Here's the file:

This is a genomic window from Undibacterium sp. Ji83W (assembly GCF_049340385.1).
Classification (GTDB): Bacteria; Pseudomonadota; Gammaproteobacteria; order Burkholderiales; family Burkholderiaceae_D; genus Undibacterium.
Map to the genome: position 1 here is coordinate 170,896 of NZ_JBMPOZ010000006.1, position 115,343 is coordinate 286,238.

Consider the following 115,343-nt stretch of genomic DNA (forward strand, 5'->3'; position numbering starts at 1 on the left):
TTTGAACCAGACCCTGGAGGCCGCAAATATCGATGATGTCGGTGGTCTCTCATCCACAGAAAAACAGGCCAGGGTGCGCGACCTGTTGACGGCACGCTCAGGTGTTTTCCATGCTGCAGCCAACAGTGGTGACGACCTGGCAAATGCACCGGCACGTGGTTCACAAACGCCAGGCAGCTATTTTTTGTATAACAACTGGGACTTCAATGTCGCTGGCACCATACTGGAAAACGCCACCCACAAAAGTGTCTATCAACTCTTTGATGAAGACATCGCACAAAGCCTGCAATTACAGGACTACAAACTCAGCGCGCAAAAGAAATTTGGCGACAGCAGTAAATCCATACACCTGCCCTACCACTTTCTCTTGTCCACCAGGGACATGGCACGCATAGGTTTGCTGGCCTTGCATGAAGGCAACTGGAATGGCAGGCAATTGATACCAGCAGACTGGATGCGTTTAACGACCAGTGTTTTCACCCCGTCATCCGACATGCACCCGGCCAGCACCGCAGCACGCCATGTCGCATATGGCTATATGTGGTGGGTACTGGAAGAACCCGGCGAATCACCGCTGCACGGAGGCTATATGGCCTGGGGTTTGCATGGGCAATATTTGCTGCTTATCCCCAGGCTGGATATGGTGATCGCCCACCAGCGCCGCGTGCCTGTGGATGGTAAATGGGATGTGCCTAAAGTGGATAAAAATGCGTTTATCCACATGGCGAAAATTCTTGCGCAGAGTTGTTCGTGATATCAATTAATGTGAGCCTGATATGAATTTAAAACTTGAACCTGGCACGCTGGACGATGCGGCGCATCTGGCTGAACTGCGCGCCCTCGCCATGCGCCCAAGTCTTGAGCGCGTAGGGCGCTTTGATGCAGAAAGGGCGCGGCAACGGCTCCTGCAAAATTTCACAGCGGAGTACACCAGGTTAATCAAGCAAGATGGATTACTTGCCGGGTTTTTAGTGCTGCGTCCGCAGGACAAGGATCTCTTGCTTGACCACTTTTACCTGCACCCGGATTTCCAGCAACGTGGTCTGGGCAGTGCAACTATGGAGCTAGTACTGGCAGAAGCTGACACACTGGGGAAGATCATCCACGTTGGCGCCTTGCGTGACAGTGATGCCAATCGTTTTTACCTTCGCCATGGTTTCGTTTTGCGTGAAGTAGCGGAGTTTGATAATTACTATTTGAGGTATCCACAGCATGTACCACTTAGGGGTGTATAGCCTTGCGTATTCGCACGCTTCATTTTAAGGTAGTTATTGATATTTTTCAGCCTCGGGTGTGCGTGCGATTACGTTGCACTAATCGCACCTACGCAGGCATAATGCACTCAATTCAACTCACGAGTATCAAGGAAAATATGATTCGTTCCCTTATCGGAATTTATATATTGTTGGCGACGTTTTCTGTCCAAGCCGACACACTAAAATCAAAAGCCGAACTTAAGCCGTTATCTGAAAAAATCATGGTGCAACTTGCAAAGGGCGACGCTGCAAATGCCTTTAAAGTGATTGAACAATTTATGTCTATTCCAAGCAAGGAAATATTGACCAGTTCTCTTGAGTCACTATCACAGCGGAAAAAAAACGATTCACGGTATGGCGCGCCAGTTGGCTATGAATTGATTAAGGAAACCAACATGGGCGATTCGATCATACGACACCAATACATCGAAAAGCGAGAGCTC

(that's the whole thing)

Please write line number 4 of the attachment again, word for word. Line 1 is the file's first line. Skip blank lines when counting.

Consider the following 115,343-nt stretch of genomic DNA (forward strand, 5'->3'; position numbering starts at 1 on the left):